Golf has been played at Waterville since 1889, but it wasn't until the early 1970's that an Irish- American, John Mulcahy, saw the potential of the area and the rather rundown, 9-hole course that was then Waterville's only claim to golfing fame.
Bordered by The Kerry Mountains on one side and the open sea to the other, this seemed the perfect spot to build a true golf resort. The great Irish course designer Eddie Hackett was brought in and work commenced. The end result, opened in 1973, has firmly established itself as a favorite with visitors and locals alike.
At 7,200 yards and a par of 72, Waterville is definitely a big hitters course, but unusual for a links, it contains no blind holes, virtually flat fairways and apart from the sixteenth, almost no doglegs. Does this make Waterville a boring layout? Hardly, in fact the great Sam Snead said of Waterville, "This beautiful monster is one of the golfing wonders of the world".
The opening hole has been specifically designed to build confidence and reassure the visitor. Step onto the second tee and you know things are about to change as you are confronted by Christy's Choice, the hole selected by Christy O'Connor Sr., as one of his favorite 18 in all Ireland, a 469 yard par four which tilts ominously from left to right.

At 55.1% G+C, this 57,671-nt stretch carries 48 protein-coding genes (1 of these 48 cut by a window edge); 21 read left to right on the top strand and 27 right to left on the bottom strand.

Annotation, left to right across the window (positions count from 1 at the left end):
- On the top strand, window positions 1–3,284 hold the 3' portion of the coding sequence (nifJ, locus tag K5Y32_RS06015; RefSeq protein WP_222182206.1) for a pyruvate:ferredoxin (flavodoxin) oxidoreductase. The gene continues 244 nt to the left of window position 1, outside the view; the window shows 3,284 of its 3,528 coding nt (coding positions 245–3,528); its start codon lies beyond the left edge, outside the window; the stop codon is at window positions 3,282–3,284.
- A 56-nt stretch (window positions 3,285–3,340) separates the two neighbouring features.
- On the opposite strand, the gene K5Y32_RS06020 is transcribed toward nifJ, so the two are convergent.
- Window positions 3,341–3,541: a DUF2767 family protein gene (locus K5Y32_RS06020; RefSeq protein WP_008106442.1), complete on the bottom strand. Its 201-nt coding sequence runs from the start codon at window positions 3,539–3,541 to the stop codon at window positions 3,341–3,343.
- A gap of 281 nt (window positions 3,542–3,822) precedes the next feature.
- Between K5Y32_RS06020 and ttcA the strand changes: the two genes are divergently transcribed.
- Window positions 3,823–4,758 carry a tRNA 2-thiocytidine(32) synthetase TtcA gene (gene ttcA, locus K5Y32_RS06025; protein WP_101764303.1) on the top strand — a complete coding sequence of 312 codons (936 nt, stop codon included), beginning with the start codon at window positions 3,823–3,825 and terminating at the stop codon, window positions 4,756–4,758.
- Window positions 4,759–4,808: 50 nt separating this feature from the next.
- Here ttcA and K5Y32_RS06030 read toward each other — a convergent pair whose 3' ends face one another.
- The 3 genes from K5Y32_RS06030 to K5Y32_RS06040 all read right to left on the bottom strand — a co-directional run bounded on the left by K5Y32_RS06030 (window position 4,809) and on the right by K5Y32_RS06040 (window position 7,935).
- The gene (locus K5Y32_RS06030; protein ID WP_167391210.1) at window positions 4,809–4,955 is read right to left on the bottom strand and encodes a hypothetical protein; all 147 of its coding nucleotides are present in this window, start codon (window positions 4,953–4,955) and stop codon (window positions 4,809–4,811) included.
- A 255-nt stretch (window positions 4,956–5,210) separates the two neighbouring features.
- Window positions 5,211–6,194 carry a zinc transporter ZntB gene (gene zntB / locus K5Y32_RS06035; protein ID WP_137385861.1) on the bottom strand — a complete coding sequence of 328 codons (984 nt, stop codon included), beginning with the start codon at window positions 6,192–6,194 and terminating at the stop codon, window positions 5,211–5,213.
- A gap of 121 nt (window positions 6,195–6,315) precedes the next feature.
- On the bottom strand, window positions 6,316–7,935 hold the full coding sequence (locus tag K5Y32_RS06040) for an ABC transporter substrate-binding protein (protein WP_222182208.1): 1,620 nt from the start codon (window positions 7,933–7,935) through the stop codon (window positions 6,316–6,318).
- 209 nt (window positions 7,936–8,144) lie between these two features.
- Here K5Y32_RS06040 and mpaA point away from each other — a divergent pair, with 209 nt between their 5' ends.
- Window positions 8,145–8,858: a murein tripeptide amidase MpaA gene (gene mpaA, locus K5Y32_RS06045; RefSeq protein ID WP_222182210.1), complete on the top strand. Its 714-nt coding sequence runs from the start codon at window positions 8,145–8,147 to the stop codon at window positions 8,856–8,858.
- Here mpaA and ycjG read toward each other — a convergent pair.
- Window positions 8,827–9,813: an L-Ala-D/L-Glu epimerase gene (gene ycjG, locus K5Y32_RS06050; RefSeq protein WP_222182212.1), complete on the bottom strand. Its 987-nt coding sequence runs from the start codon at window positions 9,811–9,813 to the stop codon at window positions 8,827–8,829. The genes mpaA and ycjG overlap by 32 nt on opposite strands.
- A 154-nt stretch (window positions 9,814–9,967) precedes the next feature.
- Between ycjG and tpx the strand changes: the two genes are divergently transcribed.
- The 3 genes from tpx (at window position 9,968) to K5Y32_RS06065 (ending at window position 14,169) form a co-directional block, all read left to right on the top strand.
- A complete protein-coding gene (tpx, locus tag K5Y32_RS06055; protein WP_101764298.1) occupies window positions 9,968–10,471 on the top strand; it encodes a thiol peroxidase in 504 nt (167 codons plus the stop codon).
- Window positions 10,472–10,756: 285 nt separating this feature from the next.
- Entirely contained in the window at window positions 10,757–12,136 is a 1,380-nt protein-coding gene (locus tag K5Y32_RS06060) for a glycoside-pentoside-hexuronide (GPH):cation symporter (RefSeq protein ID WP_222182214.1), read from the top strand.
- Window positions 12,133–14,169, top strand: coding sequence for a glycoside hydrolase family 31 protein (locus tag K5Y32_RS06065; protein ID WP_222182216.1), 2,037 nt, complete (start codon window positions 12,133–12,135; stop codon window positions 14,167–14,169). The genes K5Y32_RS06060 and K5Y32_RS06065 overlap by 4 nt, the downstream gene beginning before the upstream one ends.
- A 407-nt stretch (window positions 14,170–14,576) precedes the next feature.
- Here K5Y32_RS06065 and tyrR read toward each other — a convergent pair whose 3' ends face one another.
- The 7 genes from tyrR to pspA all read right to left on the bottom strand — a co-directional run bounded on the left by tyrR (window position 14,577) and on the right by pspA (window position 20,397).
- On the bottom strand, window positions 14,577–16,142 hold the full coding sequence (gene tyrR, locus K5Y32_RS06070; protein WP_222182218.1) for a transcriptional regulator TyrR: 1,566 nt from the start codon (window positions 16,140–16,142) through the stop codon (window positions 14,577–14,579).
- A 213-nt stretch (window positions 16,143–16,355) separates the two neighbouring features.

The excitement continues to build and as you go into the back nine, a change in scenery and challenge as you are taken into a world of wild sand dunes. Narrowing fairways weave their way through and among the giant mountains of sand, demanding an accuracy lacking in many a big-hitter and bringing a small sense of justice to those who never claimed length as a strong point. Then it's out into the open again with blustery side winds coming in off the Atlantic to remind one and all, this is a serious links that shows little tolerance for the unskilled player.
Perhaps the most memorable hole in this chain of challenges is the 17th, a 196 yard par three and one of the most difficult short holes you will ever face. The tee is located a dizzying 250 feet above sea level and once you have absorbed the stunning views, the task will be how to navigate your tee shot of almost 200 yards over uncharted dunes. To finish the 17th with the same ball may be one admirable objective, to come off the green with par, a reward unknown to most.
What Waterville lacks in history is more than made up for in the unrelenting challenge it presents. Add to that the variety and complexity of the tests, the spectacular inspiration it offers throughout and you will agree, Waterville is well deserving of its ranking up there alongside the very best.
For more ideas and suggestions on how to include the best of Ireland's golf and many other attractions into your vacation plans, click here.